Let’s say it’s the year 1861. You’re living in London and you’re enjoying all of the things that the new “Industrial Revolution” has brought with it. This revolution has made it much easier for commoners, like you and I, to afford some of life’s luxuries. Luxuries like jewelry, that had, up until now, been reserved for the well-heeled and wealthy. Just as you’re preparing to celebrate the Christmas season, terrible news sweeps the country. Queen Victoria’s beloved husband, Prince Albert, has died with the Queen and five of their nine children at his side.
Mourning Jewelry: It All Starts With The Death of A Prince
The deeply distraught Queen all but disappears from her daily duties and her country mourns with her. With her reign had come a new era in jewelry – The Victorian Era – besotted with cameos and lockets. After Albert’s death, lockets and now paintings in miniature to be worn were all the rage. There was very limited photography available at the time, so the best way to remember your loved one? Have their image painted on a piece of jewelry to be worn during the requisite period of mourning. Or better, yet, add a piece of their hair to a locket or a painting of their eye to your brooch (that way they’d always be watching).
One of today’s leading experts on mourning jewelry and other mourning symbolism is Hayden Peters. Hayden is the driving force behind the website The Art Of Mourning and I reached out to him to get his take on mourning jewelry in the Victorian period.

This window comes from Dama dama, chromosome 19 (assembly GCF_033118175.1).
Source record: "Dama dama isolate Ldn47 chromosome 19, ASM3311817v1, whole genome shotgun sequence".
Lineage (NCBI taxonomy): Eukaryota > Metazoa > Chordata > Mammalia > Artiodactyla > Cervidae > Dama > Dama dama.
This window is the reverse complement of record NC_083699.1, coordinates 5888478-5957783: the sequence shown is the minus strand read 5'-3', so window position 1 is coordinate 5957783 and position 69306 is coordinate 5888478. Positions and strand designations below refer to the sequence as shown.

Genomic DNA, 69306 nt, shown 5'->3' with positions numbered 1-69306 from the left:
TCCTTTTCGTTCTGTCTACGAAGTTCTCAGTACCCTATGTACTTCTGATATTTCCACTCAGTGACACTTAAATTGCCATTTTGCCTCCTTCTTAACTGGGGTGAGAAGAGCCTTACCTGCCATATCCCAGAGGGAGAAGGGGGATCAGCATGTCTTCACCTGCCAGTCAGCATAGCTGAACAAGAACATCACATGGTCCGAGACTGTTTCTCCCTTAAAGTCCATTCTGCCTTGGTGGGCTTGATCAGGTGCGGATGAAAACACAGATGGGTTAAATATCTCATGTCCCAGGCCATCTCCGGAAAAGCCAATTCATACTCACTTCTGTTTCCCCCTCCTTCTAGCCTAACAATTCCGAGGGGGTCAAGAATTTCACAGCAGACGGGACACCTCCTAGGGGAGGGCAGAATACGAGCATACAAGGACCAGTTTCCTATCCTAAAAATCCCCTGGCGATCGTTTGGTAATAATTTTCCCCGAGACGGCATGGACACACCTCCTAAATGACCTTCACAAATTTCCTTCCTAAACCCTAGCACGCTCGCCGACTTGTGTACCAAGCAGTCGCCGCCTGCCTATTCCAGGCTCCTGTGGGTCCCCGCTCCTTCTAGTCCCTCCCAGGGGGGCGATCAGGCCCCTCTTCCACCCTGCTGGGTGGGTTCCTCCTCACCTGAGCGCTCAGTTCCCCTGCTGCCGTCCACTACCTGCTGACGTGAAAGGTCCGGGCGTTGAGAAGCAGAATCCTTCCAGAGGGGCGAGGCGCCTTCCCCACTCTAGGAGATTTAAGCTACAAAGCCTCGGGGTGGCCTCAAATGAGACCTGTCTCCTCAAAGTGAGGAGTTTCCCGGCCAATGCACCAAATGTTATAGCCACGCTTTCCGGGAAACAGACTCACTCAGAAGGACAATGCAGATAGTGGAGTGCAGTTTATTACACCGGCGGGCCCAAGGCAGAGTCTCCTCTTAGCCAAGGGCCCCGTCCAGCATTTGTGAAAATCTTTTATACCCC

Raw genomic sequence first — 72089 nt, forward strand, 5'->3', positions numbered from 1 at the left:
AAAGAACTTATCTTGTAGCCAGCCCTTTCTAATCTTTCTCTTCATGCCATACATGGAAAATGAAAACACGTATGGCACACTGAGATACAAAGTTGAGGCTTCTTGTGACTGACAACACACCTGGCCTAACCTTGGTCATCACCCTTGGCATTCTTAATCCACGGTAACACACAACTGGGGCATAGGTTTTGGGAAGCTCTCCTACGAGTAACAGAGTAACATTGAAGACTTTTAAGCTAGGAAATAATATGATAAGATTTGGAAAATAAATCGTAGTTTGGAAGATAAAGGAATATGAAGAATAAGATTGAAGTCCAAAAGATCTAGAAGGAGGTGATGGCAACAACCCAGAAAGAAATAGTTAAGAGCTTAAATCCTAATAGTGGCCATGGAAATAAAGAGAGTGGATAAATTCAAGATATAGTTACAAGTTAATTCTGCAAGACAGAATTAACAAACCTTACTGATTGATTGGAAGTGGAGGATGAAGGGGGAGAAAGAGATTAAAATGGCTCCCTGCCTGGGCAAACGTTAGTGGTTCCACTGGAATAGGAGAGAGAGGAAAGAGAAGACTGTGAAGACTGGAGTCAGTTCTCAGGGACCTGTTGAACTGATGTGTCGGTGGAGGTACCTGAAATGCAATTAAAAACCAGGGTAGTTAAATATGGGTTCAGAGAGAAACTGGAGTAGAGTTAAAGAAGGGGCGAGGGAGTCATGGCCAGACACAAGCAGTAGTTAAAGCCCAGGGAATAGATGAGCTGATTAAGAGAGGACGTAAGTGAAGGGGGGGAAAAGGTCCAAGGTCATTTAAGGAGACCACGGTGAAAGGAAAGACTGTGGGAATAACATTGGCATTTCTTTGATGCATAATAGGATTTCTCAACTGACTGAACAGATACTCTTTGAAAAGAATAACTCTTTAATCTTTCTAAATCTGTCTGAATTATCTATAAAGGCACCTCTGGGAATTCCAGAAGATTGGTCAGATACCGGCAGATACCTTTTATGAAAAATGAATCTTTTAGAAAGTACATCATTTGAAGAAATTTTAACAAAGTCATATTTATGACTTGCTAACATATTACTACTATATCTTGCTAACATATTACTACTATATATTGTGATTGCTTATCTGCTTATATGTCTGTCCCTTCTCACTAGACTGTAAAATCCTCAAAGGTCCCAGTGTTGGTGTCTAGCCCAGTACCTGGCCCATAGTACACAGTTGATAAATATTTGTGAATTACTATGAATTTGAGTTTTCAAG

“Mourning jewellery during the Victorian period reached its height when it became appropriated into popular fashion through the death of Albert, Prince Consort to Queen Victoria in 1861, and her subsequent mourning period that lasted the remainder of her life. The jewels were mass produced and relied on the ability to be both obvious in their symbolism and their sentiment. Hair was woven into both mourning and sentimental jewels, forming chains, rings and brooches, combining with the popular black enamel and statements such as ‘IN MEMORY OF’.”
“Burial societies would be paid during one’s lifetime to have jewels produced at the time of death for family and friends, which was the social expectation. Widows and family members were required to enter into the stages of mourning, which would govern social behaviour for several years, until it was appropriate to emerge into society. The jewels were not always worn, but kept as keepsakes for the loved one, which is why many still exist in pristine condition today.”
Macabre? Maybe. A sign of love? Most likely. Something unique to collect and serve as conversation pieces at cocktail parties? Definitely. For more on mourning traditions and Victorian Mourning Jewelry in particular, In Death Lamented: The Tradition of Anglo-American Mourning Jewelry by Sarah Nehama is a fantastic resource, as is Fashionable Mourning Jewelry, Clothing, & Customs by Mary Brett.